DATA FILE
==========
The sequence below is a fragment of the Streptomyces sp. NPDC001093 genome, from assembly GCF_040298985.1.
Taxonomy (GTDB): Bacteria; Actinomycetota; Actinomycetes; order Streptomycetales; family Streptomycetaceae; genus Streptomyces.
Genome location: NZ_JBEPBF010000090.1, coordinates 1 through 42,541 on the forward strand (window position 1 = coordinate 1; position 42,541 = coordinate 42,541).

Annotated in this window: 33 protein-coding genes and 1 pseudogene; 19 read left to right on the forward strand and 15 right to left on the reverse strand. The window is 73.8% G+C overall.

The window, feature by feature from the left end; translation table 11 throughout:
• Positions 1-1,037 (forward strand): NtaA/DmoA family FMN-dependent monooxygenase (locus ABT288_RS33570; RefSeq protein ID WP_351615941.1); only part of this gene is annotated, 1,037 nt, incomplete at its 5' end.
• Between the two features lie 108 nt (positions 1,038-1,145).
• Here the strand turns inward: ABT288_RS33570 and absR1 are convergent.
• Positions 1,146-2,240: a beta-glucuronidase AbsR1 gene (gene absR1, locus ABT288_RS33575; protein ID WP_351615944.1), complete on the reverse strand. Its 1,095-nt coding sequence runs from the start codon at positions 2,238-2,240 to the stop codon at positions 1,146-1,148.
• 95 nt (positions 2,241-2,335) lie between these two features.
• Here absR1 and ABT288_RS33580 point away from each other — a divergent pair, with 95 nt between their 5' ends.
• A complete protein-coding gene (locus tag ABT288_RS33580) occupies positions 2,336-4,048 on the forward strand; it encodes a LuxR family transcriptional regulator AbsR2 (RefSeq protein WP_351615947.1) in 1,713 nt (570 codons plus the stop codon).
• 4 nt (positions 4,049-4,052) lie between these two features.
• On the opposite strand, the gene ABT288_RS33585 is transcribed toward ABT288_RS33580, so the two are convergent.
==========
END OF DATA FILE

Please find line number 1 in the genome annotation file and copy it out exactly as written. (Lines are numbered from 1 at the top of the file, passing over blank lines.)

The sequence below is a fragment of the Streptomyces sp. NPDC001093 genome, from assembly GCF_040298985.1.